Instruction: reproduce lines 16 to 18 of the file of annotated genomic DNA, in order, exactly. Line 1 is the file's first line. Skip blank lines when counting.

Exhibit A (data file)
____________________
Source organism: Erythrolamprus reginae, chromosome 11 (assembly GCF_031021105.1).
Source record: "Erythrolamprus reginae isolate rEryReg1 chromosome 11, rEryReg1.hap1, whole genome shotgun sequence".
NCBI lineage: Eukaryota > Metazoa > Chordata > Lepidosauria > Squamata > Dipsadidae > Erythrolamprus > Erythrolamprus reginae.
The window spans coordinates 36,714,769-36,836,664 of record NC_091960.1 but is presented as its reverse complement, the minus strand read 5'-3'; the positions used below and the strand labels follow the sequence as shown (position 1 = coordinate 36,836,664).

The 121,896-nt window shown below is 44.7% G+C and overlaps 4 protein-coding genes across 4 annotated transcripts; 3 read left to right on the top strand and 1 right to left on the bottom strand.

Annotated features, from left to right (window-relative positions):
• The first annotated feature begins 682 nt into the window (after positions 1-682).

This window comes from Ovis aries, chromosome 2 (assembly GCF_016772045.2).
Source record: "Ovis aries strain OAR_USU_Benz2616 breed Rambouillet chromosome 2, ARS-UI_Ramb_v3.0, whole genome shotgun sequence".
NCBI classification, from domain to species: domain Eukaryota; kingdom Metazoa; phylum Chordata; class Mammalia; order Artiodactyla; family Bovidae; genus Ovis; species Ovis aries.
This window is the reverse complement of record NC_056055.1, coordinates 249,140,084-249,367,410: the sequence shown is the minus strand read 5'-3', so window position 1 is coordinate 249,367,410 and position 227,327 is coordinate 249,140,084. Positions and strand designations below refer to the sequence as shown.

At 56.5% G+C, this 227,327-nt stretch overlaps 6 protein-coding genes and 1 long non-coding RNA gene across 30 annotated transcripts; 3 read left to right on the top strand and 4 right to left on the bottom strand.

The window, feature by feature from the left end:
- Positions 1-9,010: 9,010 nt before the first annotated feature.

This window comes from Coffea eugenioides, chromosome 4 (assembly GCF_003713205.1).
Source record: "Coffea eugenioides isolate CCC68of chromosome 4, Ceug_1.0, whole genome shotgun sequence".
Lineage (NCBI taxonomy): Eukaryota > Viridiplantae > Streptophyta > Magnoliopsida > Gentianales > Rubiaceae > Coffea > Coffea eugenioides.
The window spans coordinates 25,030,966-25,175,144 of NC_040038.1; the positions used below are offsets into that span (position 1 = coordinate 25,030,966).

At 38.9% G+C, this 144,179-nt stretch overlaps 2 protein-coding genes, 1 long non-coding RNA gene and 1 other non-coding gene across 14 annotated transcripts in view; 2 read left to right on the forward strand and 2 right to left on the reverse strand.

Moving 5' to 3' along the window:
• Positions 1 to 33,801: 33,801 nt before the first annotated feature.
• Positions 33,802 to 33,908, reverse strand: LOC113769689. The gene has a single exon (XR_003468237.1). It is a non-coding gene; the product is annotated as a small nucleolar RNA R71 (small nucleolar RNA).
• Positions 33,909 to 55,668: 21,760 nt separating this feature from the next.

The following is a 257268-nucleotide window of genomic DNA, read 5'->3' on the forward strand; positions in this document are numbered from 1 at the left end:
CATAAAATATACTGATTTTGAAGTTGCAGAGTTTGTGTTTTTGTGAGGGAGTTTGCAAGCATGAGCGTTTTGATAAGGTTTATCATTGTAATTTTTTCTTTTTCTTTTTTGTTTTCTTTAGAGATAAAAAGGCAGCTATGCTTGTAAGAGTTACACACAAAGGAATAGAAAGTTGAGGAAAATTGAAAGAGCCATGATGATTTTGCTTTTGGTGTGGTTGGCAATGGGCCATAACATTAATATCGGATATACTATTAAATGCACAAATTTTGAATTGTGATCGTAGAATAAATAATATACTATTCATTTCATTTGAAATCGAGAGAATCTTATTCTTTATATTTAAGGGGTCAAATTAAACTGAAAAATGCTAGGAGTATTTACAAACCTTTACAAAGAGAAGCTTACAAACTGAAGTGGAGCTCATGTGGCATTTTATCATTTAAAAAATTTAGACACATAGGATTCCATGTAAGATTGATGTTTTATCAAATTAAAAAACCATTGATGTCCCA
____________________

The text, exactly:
Source record: "Coffea eugenioides isolate CCC68of chromosome 4, Ceug_1.0, whole genome shotgun sequence".
Lineage (NCBI taxonomy): Eukaryota > Viridiplantae > Streptophyta > Magnoliopsida > Gentianales > Rubiaceae > Coffea > Coffea eugenioides.
The window spans coordinates 25,030,966-25,175,144 of NC_040038.1; the positions used below are offsets into that span (position 1 = coordinate 25,030,966).